Interview with Arjun Lal on their solo exhibition at the Khyber - Fruits of the Forest

February 7, 2022 by Wren Tian

Photo courtesy of Laurence Philomene

I met with Arjun Lal in the fall of 2021 to talk about their most recent solo exhibition, Fruits of the Forest which ran at the Khyber Centre for the Arts from October 1st 2021 to October 30th 2021. We met at their place which was illuminated by red lights, remnants of their time in Berlin in the form of magazines in each room, and playful ceramics pieces in every corner. Going to Lal’s is always a treat as they never fail to create such delicious charcuterie boards.

In their exhibition statement, Arjun Lal describes Fruits of the Forest as an “alternative to the stagnant and exclusive traditions present in leather and latex BDSM fetish communities. Deliberately avoiding colonial regalia…” It is a glimpse into new futures and a call to beckon dreams into reality. Through colourful latex masks, jockstraps, large scale photographs, and vibrant gallery walls, Lal takes us on a playful adventure full of new possibilities. Living in a small, yt majority town, you gravitate towards other queer and/or trans Black, Indigenous, People of Colour so Lal and I are quite familiar with one another. We often share space, we've collaborated on different artistic projects, we laugh and share stories with friends over their amazing charcuterie boards. Nevertheless, it's always a pleasure to get to sit down with them and learn more about their work.

Photo courtesy of Khyber Centre for the Arts

Wren Tian: In your exhibition statement you say “subverting power structures and surrendering to fantasy becomes problematic for me when I'm faced with the iconography of my real-life oppressors.” It can be really interesting and powerful to subvert but I think being able to imagine something beyond your constraints is quite incredible. Can you speak more to this decision or what motivated you to dream past what we already know and outside of these limitations?

Arjun Lal: A lot of what I do is inspired by my own experiences of navigating through the world and queer spaces. I've been very intrigued by different types of pleasure and exploration so that influenced me to be open and search for new moments. But I couldn't always indulge in pleasure in circumstances where I felt as if I was not holding on to my integrity as a person of colour that lives in a colonized country. I couldn't play the games of being bossed around by a white man dressed as a police officer. As a young, queer person early on in my relationships, I found that they often happened to be with submissive middle-aged white men that I could boss around which allowed me to explore and create spaces where I am in control. I felt good. This body of work has allowed me to have a lot of control over how my brown body is activated.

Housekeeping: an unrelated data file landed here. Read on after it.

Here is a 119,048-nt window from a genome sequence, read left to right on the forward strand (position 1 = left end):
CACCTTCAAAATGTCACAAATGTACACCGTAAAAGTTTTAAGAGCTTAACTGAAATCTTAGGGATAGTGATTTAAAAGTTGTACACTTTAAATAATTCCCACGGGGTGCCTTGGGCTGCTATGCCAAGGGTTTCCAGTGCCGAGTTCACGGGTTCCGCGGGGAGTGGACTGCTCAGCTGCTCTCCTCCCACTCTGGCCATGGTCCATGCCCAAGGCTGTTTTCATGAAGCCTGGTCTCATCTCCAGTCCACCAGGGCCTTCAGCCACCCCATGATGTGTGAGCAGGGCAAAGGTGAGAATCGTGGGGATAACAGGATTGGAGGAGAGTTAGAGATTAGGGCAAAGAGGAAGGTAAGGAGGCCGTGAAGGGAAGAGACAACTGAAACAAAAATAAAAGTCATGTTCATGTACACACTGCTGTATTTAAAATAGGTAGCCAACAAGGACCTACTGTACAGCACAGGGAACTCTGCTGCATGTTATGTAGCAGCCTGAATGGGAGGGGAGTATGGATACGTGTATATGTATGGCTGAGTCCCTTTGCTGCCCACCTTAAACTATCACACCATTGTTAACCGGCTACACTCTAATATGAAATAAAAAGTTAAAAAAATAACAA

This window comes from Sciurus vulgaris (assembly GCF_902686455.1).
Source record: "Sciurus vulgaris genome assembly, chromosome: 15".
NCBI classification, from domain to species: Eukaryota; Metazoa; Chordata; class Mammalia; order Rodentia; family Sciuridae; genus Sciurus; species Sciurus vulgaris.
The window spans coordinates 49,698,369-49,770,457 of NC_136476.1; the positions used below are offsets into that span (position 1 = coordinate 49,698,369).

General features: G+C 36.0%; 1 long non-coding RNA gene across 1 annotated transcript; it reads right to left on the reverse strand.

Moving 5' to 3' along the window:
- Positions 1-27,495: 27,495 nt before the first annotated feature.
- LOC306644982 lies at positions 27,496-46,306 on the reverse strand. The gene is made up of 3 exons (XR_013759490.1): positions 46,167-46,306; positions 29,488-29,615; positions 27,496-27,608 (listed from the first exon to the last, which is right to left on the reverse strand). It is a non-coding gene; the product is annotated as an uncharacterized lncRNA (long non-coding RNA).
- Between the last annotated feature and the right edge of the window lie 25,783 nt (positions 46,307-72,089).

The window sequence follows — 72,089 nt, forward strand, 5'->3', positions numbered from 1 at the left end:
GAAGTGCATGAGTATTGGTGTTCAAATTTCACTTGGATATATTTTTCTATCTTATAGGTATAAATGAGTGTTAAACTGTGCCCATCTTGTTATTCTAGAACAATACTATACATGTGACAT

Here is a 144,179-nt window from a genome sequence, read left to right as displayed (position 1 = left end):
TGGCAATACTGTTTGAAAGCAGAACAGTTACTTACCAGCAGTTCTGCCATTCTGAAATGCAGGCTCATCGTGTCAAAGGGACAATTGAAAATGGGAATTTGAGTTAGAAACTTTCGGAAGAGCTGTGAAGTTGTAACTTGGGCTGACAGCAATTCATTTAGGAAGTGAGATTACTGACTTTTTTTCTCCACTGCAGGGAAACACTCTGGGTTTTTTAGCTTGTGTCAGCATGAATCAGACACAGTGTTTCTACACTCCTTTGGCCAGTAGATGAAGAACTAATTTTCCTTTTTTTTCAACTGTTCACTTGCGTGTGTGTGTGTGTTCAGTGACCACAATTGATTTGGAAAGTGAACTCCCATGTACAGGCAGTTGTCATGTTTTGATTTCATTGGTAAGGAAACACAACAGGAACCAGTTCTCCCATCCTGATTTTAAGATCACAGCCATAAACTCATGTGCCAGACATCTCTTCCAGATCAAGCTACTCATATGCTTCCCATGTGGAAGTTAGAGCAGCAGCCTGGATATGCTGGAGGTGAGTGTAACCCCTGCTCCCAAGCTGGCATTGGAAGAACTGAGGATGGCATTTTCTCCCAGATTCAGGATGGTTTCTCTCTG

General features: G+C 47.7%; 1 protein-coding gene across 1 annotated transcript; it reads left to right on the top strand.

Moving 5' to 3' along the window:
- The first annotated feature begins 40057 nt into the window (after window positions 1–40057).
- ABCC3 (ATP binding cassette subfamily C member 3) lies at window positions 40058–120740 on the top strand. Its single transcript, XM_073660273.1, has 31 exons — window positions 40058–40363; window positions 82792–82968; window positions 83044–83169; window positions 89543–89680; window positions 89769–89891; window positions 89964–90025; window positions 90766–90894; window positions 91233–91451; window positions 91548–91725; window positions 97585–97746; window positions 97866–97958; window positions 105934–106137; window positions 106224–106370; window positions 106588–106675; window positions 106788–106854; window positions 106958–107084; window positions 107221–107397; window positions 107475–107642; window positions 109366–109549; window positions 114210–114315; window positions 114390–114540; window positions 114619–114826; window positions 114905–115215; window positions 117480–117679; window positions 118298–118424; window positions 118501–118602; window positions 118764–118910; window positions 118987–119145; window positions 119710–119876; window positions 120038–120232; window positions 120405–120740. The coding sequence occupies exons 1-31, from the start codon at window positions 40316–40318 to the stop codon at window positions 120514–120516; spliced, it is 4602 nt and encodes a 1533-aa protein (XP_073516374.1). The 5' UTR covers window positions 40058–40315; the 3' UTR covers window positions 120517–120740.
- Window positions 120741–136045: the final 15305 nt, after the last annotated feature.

I find that these leather and latex fetish communities are, I don't know the word but they're like purists in a way, it's all about one thing. Everything is leather, everything is latex, those materials are sacred. It comes with a lot of respect, so it was important for me to think about and stick to these materials but rethink the symbolism. That felt like a step forward. I didn't know where this work was going. I was stepping into an unknown and taking a risk and just putting care into working with these materials and not necessarily knowing where they will end up. My intention was to move away from colonial and oppressive iconography like military and police uniforms, symbols of Christianity, and other symbols that are rooted in European culture and European acts of oppression.

Photo courtesy of Laurence Philomene

WT: Growing up in Nova Scotia, I'm sure you got to go out a lot and explore. Do you feel like you have an intimate relationship with nature or was that the chosen space because it feels almost so opposite [of something like a dungeon]?

AL: My relationship with nature has many different levels, like many relationships. I grew up in Dartmouth, there wasn't much to do, but I had heard about these spaces outside where people would get together in the woods and they would become spaces for queer gay intimacy. I think one level one of my interactions with forests is as a young adult in a car, parked on the edge of a forest, and then seeing this older demographic of white men walking in and out, and I found myself often hiding, like crouching down. And I would sometimes think to myself "What am I doing here? Do I belong here?" I was happy for all of them though and I did have rare moments where there would be someone there that I felt I could have a good time with. Since then, one of my favourite things is going into the woods in the summertime. I'll go out into nature on my own and just to have quiet time, and sometimes it would feel sexy, and sometimes I would take photos and videos. That's another layer. And then I’ve been thinking of typical fetish specific spaces, with all of the gear, all of the slings, and bathtubs filled with urine and glory holes. I've been in environments that are designed for kink. I think it's a fascinating space and I do think that is a space I want to enter with my creative work in some capacity. There's this bathhouse in Paris, Sun City, that has decor that is all inspired by Indian architecture. There's this gay photographer [Sunil Gupta] that's now based in London who did a photoshoot there. So I know this is possible, I know that people can have relationships with this space for an artistic project.